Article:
“Mmm, yes,” Brynn mused. “It must have been disheartening to realize you’d slept with the entire female population in the area. Don’t worry, there’s a whole new set of girls who have come of age since you left.”

  “Gotta keep it legal,” Will said with a grin.

  “Disgusting,” she muttered.

  “Well, it was nice finally meeting you, Will,” James said, breaking the awkward silence.

  “Likewise,” Will lied.

  James slid an arm around Brynn’s narrow waist. “Brynn, sweetheart, if you’re done here, could you come with me for a second? There’s something I’ve been waiting to do, and I want your full attention.”

  “Oh, I’m definitely done here,” Brynn said. “William, it was so nice seeing you again. I’m sure our paths won’t cross before you go back, so have a safe flight back to Boston.”

  Yeah, about that…

  But it wasn’t time to drop his little bomb just yet, so Will merely lifted a finger in response, and watched as James led Brynn away. Setting his wineglass on an empty table, he headed for the coat check. He’d done what he’d come to do. Stage one complete.

  Excited murmuring caught his attention as he slipped on his leather jacket, and he turned back to see what the excitement was about. God knew it wouldn’t be Brynn. “Excitement” wasn’t in her vocabulary.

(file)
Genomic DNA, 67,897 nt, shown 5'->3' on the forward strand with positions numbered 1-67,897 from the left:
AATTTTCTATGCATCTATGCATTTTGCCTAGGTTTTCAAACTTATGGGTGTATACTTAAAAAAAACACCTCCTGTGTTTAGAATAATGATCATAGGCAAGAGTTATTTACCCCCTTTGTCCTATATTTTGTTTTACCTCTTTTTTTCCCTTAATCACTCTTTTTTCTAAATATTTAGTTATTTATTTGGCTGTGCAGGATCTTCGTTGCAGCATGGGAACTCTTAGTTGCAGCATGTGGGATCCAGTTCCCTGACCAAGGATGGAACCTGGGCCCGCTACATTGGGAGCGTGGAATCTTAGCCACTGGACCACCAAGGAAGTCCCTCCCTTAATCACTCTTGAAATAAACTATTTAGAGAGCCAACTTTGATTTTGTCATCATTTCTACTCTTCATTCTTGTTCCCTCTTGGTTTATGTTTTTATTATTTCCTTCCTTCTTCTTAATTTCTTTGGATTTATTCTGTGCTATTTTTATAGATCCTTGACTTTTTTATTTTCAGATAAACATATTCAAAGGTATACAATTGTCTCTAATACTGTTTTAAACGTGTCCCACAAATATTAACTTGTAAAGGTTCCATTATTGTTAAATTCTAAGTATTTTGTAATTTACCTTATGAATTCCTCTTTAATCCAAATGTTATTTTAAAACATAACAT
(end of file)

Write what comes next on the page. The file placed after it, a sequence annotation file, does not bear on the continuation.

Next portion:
He was wrong.

  Everybody’s attention was on Brynn.

  The crowd shifted slightly and Will froze as he took in the full picture.

  In her hand was a tiny j
ewelry box.

  A ring-sized jewelry box.

  Will’s gut twisted and it suddenly felt hard to breathe. It’s your damn fault. You stayed away too long licking your wounds.

  And now he was too late.


  Marriage is about the man, not the bling.

  —Brynn Dalton’s Rules for an

  Exemplary Life, #17

  You’re quiet.”

  “Just tired,” Brynn said, giving James a wan smile.

  He gave her a boyish smile back, reaching across the car to tuck her hair behind her ear and admire her new earrings.

  “Those really do look great on you,” he said, sounding annoyingly self-satisfied.

  They’re two-carat-each diamond studs. They’d look great on a burro, Brynn thought.

  Not that she wasn’t appreciative. Diamond studs were right up her alley, even if the size of these were a bit ostentatious.

  But for one heart-stopping moment, she’d thought she was receiving something very different.

  Granted, he hadn’t been on his knee or anything, but hadn’t the guy ever seen a romantic comedy?

  A small box presented to a serious girlfriend meant engagement ring.

  Not big-ass earrings.

  Being considerate wasn’t perhaps one of James’s strong points, but neither was he normally completely oblivious to social appropriateness. Hadn’t he considered what everyone would think when he made a big show of presenting her with a tiny box?

  Hadn’t he considered what she’d think? She glanced down at her unadorned left hand before forcing herself to reach up and touch the new earrings.

  She gave him the widest smile she could muster. “They’re gorgeous. Thank you again.”

  “You’re welcome,” he said softly, before they settled into the companionable quiet of two people who had known each other for long enough to be comfortable with silence.

  Sometimes Brynn thought they were too comfortable with the silence.

  The steady click of his turn signal caught Brynn by surprise, and she sat up straighter when she realized where they were headed.